Storms disrupt Beijing flights, authorities warn of flash flooding, landslides

Vehicles are trapped on a flooded street during a heavy rainfall in Beijing July 20, 2016. (File pgoto by Reuters)
Updated 12 August 2017
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Storms disrupt Beijing flights, authorities warn of flash flooding, landslides

BEIJING: Thunderstorms lashed Beijing on Saturday, disrupting hundreds of flights at one of the world’s largest airports, while authorities warned that rain and wind could cause landslides in the area where a 7.0-magnitude earthquake struck this week.
Beijing city authorities raised their weather alert level early on Saturday afternoon to “orange” from “yellow,” warning that lightning, hail, wind and as much as 70 mm of rain would hit the city, potentially causing flash floods in mountainous areas.
Beijing Capital International Airport Co. Ltd. <0694.HK urged travelers, in a statement on its website, to check for updates on their flights into and out of the city.
Almost 500 flights were listed as canceled from 9 a.m. until midnight and 182 were delayed at China’s busiest airport, the website showed.
Air China Ltd. said on its Weibo social media account that some 137 of its flights in and out of the capital had been canceled as of 11 a.m. (0300 GMT).
Torrential rain storms are fairly frequent in Beijing in the summer months, often causing long delays at the airport.
Other airports affected by the downpours included Shanghai, Nanjing in Jiangsu province, Hangzhou in Zhejiang along the Yangtze River delta.
The others were in northern regions: Shijiazhuang in Hebei, Taiyuan in Shanxi, Lanzhou in Gansu, Xining in Qinghai and Yinchuan in Ningxia.
In a statement, China’s National Meteorological Center cautioned rescue crews working in Jiuzhaigou, in the southwestern province of Sichuan, to be on alert for landslides and lightning.
Heavy rain was expected across south-eastern China on Saturday, it said.
The extreme weather came after a tornado struck Inner Mongolia on Friday, killing five people, injuring more than 50 and destroying homes in a major city.


Indian doctors strike over violence from patients and families

Updated 12 min 26 sec ago
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Indian doctors strike over violence from patients and families

  • The strike is in solidarity with doctors in the eastern state of West Bengal after three were viciously attacked by the relatives of a man who died
  • The strike in West Bengal has crippled medical services for the state’s 90 million people

NEW DELHI: Tens of thousands of Indian doctors went on strike Monday calling for more protection against violence by patients and their families, as parliament met for the first time since national elections.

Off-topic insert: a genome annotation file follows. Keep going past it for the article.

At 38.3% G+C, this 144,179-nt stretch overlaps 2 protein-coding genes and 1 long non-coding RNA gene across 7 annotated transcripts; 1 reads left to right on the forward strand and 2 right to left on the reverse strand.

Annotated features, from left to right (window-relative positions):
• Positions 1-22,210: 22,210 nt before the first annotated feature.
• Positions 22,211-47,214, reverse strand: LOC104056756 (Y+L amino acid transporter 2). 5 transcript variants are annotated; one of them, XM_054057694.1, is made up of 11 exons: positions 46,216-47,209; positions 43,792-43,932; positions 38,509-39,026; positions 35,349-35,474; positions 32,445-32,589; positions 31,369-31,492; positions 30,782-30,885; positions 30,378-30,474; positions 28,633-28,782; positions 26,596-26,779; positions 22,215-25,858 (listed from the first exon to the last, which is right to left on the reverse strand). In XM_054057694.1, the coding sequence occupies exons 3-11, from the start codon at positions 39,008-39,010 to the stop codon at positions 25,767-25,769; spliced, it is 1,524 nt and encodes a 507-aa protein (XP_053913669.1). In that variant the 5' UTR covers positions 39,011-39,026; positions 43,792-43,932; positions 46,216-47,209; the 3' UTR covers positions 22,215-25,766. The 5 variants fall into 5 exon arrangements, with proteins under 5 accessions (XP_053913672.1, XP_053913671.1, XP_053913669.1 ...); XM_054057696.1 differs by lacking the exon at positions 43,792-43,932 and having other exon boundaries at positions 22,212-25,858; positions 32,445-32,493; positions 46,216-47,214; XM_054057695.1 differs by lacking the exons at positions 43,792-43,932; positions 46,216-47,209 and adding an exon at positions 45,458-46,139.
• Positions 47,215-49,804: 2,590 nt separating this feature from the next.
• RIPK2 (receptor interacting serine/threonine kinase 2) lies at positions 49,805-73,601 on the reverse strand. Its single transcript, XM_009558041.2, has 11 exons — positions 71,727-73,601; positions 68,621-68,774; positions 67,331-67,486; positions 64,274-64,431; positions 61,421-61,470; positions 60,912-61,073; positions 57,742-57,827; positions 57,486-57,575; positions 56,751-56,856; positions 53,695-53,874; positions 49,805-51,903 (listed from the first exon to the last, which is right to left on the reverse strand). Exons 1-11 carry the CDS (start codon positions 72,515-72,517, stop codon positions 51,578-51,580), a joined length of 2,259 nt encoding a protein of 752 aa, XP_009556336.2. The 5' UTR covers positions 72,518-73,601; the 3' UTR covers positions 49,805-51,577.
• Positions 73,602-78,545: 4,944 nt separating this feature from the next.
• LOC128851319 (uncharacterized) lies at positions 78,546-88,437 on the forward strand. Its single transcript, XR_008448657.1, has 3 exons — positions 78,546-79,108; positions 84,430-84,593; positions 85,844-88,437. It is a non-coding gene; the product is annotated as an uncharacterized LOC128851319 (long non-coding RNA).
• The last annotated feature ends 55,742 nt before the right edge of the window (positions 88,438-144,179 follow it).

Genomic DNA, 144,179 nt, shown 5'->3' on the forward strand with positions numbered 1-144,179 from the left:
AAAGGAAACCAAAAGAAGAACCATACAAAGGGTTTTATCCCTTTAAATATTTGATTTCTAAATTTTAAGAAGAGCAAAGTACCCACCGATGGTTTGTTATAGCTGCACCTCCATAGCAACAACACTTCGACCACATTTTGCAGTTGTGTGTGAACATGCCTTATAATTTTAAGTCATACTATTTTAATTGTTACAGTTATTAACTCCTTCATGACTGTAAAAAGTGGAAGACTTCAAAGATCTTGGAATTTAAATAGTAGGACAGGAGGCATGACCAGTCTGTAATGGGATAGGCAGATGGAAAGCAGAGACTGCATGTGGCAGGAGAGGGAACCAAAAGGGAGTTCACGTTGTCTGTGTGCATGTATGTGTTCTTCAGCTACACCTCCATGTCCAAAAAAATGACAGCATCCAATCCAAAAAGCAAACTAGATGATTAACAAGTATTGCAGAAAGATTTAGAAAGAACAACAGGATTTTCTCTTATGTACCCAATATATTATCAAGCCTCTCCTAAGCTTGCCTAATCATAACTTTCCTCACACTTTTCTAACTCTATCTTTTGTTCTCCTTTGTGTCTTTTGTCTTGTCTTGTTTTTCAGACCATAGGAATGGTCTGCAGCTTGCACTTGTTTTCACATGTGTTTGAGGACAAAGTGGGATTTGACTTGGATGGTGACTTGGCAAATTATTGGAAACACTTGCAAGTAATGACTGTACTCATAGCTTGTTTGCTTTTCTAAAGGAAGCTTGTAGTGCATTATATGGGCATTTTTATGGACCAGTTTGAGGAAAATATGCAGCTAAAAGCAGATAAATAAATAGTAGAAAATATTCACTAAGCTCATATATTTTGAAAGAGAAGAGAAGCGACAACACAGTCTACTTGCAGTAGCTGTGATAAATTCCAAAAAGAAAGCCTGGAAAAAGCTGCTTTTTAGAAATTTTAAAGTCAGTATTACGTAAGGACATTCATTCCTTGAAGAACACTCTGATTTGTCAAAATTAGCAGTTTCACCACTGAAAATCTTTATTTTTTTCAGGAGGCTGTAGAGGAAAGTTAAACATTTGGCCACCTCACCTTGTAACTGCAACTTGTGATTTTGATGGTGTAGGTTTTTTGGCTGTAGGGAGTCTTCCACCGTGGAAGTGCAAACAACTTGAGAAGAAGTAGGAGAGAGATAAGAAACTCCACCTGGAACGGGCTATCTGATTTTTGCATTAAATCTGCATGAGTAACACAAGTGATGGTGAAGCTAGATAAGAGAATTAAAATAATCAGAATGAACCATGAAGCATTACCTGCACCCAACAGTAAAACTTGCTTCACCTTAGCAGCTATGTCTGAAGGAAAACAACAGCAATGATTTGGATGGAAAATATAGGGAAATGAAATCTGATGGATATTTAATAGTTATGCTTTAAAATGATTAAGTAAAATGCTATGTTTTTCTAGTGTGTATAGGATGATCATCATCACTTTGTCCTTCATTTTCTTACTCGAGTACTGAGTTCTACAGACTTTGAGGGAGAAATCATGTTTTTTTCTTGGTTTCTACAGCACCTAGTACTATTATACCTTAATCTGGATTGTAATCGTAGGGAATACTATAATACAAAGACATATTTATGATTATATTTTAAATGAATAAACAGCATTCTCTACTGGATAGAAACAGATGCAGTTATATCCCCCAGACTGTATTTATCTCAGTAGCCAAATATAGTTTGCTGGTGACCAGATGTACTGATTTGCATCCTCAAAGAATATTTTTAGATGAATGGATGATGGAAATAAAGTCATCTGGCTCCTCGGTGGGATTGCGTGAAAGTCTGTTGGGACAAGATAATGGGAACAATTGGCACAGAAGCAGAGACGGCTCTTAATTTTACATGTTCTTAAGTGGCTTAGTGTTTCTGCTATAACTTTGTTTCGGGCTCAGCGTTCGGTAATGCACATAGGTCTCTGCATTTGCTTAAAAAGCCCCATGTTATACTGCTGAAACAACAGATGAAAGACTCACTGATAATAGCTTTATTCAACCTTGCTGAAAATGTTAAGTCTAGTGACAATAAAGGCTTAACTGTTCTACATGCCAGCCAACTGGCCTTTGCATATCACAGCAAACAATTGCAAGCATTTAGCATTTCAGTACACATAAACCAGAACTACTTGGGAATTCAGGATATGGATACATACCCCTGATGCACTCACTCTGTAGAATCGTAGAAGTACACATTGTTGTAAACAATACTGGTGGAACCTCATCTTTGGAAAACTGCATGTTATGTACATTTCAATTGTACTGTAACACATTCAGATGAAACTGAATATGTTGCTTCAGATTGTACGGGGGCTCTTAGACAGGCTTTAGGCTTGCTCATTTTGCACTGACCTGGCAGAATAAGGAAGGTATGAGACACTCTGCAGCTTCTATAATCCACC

The nationwide strike, which will last until Tuesday morning, is in solidarity with doctors in the eastern state of West Bengal after three were viciously attacked by the relatives of a man who died.
The Indian Medical Association (IMA), representing 350,000 of India’s 900,000 doctors, called for tougher punishments for those assaulting medical staff.
Blaming the attacks in part on “high expectations” by patients, poor infrastructure and inadequate staffing, the IMA said hospitals should have more security cameras and that the entry of visitors to hospitals should be restricted.
The strike, which does not include emergency services, takes place as parliament convened for the first time since Prime Minister Narendra Modi was re-elected in a landslide last month.
Doctors in West Bengal’s capital Kolkata have been on strike since last Monday, when a family assaulted three doctors after a relative died during treatment at a state-run hospital.
The family, who blamed the death on negligence by the doctors, lashed out violently and left two of the medical staff critically injured.
The strike in West Bengal, which has also been wracked by weeks of political violence with almost 20 people killed, has crippled medical services for the state’s 90 million people.
On Monday doctors in the state were due to discuss the strike with Mamata Banerjee, the state premier and fierce Modi opponent.
India spends less than two percent of its GDP on health care, making it one of the lowest investors in the sector globally, with the World Health Organization placing it below both Iraq and Venezuela.
However, Modicare — a quietly successful part of Modi’s surprising re-election — is a huge public health initiative set to benefit the poorest.